(September 2012) The capacity of the UK economy to produce goods and services has taken a hit from the economic crisis, unless the official economic data turns out to be extremely inaccurate, Paul Fisher, a Bank of England executive director, said on Tuesday. "It's clear something is going wrong," Fisher said in London. "Either the data is so far wrong, it's difficult to believe, or the supply side of the economy has shifted to a degree that's unprecedented," he said. Also on Tuesday, it was reported that UK banks cut their lending to businesses and households in August, underlining the challenge facing policy makers as they struggle to boost the supply of credit and revive a stagnant economy. Meanwhile, UK GDP (gross domestic product) is forecast to contract by 0.5% in 2012 and to recover gradually by 0.8% in 2013.
(September 2012) Irish Economy: Goodbody has downgraded GDP (gross domestic product) forecasts for 2012 and 2013, which it says highlights the still fragile nature of the "economic recovery".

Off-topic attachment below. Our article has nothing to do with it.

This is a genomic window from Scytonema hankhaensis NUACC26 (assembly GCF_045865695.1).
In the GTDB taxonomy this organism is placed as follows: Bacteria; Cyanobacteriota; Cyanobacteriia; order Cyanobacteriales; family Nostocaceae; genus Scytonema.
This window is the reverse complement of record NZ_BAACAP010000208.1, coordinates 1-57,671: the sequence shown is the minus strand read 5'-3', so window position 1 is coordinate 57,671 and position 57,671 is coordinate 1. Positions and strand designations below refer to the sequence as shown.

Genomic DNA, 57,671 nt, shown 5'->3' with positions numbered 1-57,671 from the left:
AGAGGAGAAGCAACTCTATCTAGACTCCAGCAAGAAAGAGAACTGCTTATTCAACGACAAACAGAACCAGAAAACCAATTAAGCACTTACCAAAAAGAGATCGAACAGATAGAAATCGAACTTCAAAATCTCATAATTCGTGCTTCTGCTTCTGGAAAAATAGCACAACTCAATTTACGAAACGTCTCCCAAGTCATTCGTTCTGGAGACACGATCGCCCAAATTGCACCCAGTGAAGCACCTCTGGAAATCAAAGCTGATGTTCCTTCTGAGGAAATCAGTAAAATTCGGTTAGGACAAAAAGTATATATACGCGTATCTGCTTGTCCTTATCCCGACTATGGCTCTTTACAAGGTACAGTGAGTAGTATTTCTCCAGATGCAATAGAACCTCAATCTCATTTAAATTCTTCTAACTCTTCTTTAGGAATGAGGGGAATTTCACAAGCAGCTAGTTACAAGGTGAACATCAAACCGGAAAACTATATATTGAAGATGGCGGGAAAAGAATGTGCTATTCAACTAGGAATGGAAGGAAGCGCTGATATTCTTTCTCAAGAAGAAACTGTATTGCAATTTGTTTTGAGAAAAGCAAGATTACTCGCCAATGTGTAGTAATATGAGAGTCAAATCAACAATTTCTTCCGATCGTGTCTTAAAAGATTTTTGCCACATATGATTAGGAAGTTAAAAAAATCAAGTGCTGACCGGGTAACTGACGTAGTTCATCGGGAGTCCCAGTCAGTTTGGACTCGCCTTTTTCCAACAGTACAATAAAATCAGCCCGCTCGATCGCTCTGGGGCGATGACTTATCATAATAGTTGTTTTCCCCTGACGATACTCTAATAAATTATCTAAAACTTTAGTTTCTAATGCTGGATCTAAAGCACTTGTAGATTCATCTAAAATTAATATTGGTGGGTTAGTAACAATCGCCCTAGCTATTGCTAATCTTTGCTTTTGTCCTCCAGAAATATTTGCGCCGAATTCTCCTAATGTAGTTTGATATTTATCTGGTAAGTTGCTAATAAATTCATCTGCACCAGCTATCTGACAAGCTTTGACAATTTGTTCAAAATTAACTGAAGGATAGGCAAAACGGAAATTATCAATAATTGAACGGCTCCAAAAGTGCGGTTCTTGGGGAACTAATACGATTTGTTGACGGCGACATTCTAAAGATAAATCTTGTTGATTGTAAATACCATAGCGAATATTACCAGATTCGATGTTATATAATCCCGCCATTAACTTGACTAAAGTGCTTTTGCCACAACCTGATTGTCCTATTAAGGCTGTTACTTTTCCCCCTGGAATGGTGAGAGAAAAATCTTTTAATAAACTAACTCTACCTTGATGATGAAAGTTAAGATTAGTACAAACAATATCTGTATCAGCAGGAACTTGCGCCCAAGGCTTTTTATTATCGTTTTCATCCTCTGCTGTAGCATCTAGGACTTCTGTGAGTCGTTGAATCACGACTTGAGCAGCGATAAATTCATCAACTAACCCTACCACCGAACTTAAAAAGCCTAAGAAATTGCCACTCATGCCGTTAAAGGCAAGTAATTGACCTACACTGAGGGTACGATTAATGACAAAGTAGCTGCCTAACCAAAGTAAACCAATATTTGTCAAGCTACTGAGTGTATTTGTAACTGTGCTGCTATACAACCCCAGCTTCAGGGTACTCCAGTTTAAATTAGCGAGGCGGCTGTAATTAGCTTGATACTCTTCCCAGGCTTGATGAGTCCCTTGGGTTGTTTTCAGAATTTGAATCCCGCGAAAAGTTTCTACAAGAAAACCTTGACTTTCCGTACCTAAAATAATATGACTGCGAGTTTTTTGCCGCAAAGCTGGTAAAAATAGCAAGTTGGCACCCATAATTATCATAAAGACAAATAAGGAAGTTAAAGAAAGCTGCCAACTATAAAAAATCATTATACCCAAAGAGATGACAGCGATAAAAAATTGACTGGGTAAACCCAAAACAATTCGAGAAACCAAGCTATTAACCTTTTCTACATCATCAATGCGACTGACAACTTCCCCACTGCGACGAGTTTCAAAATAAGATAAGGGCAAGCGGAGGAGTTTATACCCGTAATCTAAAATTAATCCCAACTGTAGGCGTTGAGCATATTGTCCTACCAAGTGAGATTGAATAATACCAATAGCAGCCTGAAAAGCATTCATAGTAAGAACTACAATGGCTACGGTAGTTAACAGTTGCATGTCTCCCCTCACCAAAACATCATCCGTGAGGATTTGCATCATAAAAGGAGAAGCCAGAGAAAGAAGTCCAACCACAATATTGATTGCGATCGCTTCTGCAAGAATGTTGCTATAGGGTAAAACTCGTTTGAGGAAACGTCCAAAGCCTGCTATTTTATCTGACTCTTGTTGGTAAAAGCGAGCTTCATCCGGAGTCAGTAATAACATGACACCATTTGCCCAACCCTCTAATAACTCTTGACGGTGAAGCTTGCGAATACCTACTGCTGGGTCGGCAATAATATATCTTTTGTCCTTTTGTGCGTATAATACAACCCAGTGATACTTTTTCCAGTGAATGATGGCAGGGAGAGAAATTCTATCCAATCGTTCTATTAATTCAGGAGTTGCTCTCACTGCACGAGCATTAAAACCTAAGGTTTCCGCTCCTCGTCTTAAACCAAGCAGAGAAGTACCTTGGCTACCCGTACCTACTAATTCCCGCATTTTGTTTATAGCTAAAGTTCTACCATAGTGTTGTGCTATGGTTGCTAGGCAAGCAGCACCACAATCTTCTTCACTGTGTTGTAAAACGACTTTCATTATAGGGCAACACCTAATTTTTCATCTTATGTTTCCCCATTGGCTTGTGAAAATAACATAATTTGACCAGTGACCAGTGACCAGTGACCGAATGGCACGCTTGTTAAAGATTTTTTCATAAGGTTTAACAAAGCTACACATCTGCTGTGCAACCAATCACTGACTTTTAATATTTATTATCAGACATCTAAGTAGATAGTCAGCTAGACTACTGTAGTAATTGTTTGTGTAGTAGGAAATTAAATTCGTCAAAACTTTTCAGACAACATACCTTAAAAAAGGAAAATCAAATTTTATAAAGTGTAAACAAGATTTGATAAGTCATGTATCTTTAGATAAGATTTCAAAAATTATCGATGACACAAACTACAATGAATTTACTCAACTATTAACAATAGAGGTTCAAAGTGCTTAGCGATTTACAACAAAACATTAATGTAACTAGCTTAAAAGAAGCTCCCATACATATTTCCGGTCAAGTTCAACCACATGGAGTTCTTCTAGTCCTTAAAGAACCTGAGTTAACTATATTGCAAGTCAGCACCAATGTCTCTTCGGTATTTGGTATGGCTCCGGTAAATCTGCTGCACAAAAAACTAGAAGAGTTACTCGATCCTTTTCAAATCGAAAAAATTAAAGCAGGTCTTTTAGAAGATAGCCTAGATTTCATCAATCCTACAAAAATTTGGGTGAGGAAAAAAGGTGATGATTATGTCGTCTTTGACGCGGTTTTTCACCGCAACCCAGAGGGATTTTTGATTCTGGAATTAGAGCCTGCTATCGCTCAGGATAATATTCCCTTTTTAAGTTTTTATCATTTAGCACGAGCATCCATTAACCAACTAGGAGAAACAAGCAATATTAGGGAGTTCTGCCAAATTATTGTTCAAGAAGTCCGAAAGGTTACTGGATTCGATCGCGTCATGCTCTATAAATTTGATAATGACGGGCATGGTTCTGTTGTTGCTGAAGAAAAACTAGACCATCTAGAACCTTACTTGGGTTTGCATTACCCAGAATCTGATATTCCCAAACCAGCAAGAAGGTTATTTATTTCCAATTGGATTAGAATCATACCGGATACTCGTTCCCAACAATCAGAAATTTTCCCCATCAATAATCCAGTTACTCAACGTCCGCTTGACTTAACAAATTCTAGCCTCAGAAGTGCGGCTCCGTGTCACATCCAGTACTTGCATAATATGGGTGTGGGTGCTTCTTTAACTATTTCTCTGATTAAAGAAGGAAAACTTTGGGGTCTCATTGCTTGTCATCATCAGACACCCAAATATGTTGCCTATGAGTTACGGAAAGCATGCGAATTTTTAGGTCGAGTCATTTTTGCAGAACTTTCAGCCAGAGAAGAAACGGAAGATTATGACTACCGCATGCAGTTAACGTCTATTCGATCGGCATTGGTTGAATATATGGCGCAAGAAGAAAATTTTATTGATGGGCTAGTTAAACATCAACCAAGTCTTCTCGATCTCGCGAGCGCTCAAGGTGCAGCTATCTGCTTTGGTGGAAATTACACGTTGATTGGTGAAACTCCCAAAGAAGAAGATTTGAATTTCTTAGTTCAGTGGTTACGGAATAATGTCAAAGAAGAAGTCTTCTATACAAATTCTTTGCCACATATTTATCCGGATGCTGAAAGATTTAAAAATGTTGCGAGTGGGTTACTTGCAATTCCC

Irish Economy: ESRI says Ireland's economy “bouncing along the bottom”; German business loan rate 75% above Irish level
(September 2012) Irish Economy: Ireland's economy can be described as “bouncing along the bottom”, according to the ESRI (Economic and Social Research Institute). The latest ESRI 'Quarterly Economic Commentary' concludes that a further slight fall in activity will probably be recorded for 2012, with only low growth likely in 2013. It says growth in GNP (gross national product), which is a better measure of Ireland's economic performance than GDP (gross domestic product) [because the profits of the significant multinational sector are excluded], is expected to fall marginally in 2012, down 0.2%. GDP, which is used in measuring the fiscal targets by the bailout Troika, is expected to increase by 1.8%. Next year, GNP growth is predicted be positive at 0.7%, reflecting stronger exports of goods and services and some pick up in investment.